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If you've been following the course of this series of thinkposts re: racism, then you have seen how varied, creative, challenging and difficult the excuses in why we haven't dealt with the simple problem of treating all of our citizens equally and fairly has been. Detour-Spotting, Jona Olsson's essay, which has been the template for this series, lays out all these excuses and challenges us to do better. Here's today's topic.

25) The Accountant

We keep a tally sheet. If we perform some “feat of anti-racism,” we expect reciprocity from an individual or group of color, usually with some prestige or power that can serve our interests.

Reality Check and Consequence

“I scratch your back, you scratch mine is NOT justice seeking nor ally behavior. It serves only to reduce justice work to some kind of power brokering currency.

The problems we have when dealing with race in America stem primarily from the fact that this system is already working to support white people and oppress minorities. So, to have any white person who claims to want to help balance this ledger suggesting that there has to be some sort of return favor for them as a part of their work only adds to the legacy of injustice we have seen throughout the centuries of this issue.

The point that Ms. Olsson is making here is clearly that Quid Pro Quo is a no-go, and rightly so. Things are already so far skewed to the benefit of white people that anything expected back, short of a thank you for not being racist, really is asking too much.

Now, the problem we must consider here are the thoughts and feelings of the group that feels completely overlooked throughout all of this discussion: lower and middle class white people.

So, we have black people who are, no matter what their stature, their status, their success or income, likely to experience some form of racism which may range from being an inconvenience to being something that ends their life. That's no exaggeration. People like Oprah Winfrey, Henry Louis Gates Jr., Even The President of The United States has dealt with issues of racism in a personal way. No minority person is immune to suffering through racist behaviors.

But if you are poor and white in America, what do you do? You can't claim the system is working against you. And you probably don't want to think that you just aren't good enough to achieve.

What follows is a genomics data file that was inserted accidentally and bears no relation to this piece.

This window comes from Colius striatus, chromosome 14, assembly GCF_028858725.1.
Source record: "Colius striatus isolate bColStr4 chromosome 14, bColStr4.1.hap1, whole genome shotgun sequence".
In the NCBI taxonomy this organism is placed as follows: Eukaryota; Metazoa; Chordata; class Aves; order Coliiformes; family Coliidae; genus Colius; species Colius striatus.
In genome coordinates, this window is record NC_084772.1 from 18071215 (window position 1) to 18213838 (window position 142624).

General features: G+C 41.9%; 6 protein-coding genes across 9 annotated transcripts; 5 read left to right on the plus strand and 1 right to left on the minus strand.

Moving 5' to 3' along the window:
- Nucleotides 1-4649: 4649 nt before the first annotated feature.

The answer is clear! Blame the brown people!

Here's where racism is perpetuated to the highest extent and a serious reason why we can't completely root it out. If minorities are the cause of the problem, then there is a scapegoat, there is a reason why not all white people have reached the one percent! So hate groups can be formed, minorities can be killed, any number of atrocities can be done and it's accepted because that is punishment for all of the wrong.

If we could somehow get those same people, interested in trying to destroy any minorities in our society, to understand that working with them, not against them would benefit everyone (even those in the one percent, actually), maybe we could make some progress.

But is that realistic? Is that even possible?

Previous thinkposts in this series:

1. Day One - I'm Colorblind
2. Day Two - Bootstrap Theory
3. Day Three - Reverse Racism
4. Day Four - Blame The Victim
5. Day Five - The White Knight
6. Day Six - Lighten Up
7. Day Seven - Don't Blame Me
8. Day Eight - BWAME
9. Day Nine - We Have Overcome
10. Day Ten - The End Run
11. Day Eleven - Due Process
12. Day Twelve - By Association
13. Day Thirteen - The Penitent
14. Day Fourteen - White Wash
15. Day Fifteen - Not Here

XX. Intermission

16. Day Sixteen - Former Life
17. Day 17 - Straightening Up
18. Day 18 - The Isolationist
19. Day 19 - Blackwards
20. Day 20 - Teach Me
21. Day 21 - White on White
22. Day 22 - Smoke and Mirrors
23. Day 23 - Personal Work
24. Day 24 - Whites Only

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